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to think that "two tier" birthday parties are mean?

(285 Posts)
haventkilledtheorchidyet Sat 02-Sep-17 17:10:09

I have never had any parties for my children where a proportion of the invitees are invited for a sleepover, and the rest go home. My view has always been that these provoke bad feelings in the ones who have to go home, somehow thinking they are "second tier" friends.

My poor DS, it seems, has been invited to one of these parties and will be coming home when others at the party are transported back for a sleepover.

Your views on this? I understand that some parents want to do exactly what their children want, maybe can't fit all children in their home for a sleepover, etc. but AIBU to expect parents to do the adult thing and treat all partygoers the same on the day, and perhaps have a sleepover at a different time?

I'm not looking forward to seeing my DS after this party sad

Crunchymum Sat 02-Sep-17 17:12:25

I think it's a shit thing to do. I'd probably explain to my DC and let them make the decision, but I wouldn't want them to go shock

eyebrowsonfleek Sat 02-Sep-17 17:14:30

It is crap.
I understand why some kids have 2 parties - school friends and family, mum's family and dad's family but apart from Birthday child's sibling you wouldn't expect overlapping guest lists.

Babymamamama Sat 02-Sep-17 17:14:46

Glad to say I've never heard of such a system and I hope I don't encounter it. Sounds like hard work all round. One or the other would be my option.

BrawneLamia Sat 02-Sep-17 17:15:05

I've not heard of this, my dc are probably a bit young.

I would do this if some of the guests were family friends, who had travelled a long way and wanted to stay over with their parents.

How many children are staying over VS how many are going home?

PinkHeart5911 Sat 02-Sep-17 17:16:11

I think it's mean.

I understand some children have closer friends than others but I think personally I'd do the sleepover part on a different day as it's like saying the other 8 are staying but you go home becuase I don't like you as much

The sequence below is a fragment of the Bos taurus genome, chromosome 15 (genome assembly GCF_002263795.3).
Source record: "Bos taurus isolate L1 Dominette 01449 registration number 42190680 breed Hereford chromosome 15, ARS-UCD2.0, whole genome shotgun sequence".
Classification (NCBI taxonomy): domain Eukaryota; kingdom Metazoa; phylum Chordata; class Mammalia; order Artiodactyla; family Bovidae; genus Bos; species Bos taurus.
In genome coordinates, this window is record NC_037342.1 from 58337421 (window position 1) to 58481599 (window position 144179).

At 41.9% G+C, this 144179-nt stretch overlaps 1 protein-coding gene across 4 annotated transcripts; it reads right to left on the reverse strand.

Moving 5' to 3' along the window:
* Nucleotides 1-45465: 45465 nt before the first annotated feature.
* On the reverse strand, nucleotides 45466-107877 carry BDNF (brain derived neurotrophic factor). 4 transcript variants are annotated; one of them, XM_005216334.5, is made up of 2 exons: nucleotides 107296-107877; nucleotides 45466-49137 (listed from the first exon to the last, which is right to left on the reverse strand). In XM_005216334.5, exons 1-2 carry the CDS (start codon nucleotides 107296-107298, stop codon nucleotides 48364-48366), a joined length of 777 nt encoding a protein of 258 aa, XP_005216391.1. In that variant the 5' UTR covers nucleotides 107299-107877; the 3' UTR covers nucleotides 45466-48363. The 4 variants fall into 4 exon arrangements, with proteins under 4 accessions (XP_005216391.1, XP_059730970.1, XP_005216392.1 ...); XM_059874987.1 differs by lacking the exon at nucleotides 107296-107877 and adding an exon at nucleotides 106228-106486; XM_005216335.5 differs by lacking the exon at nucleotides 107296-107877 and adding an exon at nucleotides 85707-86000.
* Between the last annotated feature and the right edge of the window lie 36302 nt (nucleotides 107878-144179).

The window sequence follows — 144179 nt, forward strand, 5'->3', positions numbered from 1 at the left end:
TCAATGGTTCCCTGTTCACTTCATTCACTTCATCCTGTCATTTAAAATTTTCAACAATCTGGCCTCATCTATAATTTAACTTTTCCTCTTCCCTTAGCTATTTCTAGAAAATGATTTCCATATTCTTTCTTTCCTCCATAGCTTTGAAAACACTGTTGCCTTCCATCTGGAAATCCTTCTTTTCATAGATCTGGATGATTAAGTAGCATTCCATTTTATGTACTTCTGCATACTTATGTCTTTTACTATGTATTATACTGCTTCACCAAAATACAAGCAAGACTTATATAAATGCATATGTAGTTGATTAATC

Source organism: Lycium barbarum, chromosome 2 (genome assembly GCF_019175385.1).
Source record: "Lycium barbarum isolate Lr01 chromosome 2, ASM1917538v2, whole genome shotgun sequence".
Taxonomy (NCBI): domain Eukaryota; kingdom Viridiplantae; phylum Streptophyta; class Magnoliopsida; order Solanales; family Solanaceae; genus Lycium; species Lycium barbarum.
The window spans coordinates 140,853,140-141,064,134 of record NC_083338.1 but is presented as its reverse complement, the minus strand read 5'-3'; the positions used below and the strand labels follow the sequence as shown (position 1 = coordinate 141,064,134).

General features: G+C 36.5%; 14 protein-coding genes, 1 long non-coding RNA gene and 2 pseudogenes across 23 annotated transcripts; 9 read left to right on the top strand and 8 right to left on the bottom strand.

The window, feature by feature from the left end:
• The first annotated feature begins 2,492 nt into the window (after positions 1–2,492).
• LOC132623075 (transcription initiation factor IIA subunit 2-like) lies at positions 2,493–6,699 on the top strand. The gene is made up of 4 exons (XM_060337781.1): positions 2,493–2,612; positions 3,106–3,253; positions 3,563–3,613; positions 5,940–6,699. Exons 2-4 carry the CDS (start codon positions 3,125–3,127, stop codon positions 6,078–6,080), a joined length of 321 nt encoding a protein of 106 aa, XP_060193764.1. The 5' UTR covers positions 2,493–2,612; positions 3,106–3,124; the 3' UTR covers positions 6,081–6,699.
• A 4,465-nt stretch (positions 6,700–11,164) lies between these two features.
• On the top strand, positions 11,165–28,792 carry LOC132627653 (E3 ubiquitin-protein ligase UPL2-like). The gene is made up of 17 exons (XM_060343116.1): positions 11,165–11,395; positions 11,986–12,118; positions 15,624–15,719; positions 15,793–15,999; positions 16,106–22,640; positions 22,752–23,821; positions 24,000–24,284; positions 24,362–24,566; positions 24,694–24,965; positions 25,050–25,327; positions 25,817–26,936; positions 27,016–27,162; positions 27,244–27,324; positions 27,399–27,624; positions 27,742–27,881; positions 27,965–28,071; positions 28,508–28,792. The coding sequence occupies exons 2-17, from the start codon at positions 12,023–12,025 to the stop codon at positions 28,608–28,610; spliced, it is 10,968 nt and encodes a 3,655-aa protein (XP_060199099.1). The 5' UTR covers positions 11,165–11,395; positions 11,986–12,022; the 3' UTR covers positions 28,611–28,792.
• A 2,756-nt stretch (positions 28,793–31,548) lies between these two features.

minipie Sat 02-Sep-17 17:17:26

It's crap.

Bit like two tier weddings

Polly99 Sat 02-Sep-17 17:18:02

I think it's fine as long as the sleepover invitees are the minority.
My DD has been to lots of parties where this has been the form and quite often was not one of the 2 or3 asked to sleep over. It was not a problem.

WaitroseCoffeeCostaCup Sat 02-Sep-17 17:18:53

I wouldn't give it a second thought! Couldn't invite more than 2 to our house for a sleepover because of space. If it was EVERY child APART from your Son that would be mean but if not I don't see a problem.

ZeroFuchsGiven Sat 02-Sep-17 17:19:51

Ive done it before, I don't think it was shitty at all. 30 kids went to the party at soft play and ds's 4 best mates came back for a sleepover.

honeyboo241 Sat 02-Sep-17 17:20:19

I remember this happening a lot when I was younger. Group of us attend the party/birthday meal/ bowling or whatever & then a couple going back for a sleepover. It was quite normal. Never caused any animosity. How old is he? Depending on age, he should understand that numbers are limited & not to take it personally (unless he's the only one not invited which is not on)

BackieJerkhart Sat 02-Sep-17 17:20:22

I've never heard of this. Sounds cruel. At least if you are doing it don't let the "first tier" friends tell the second tier ones it's happening.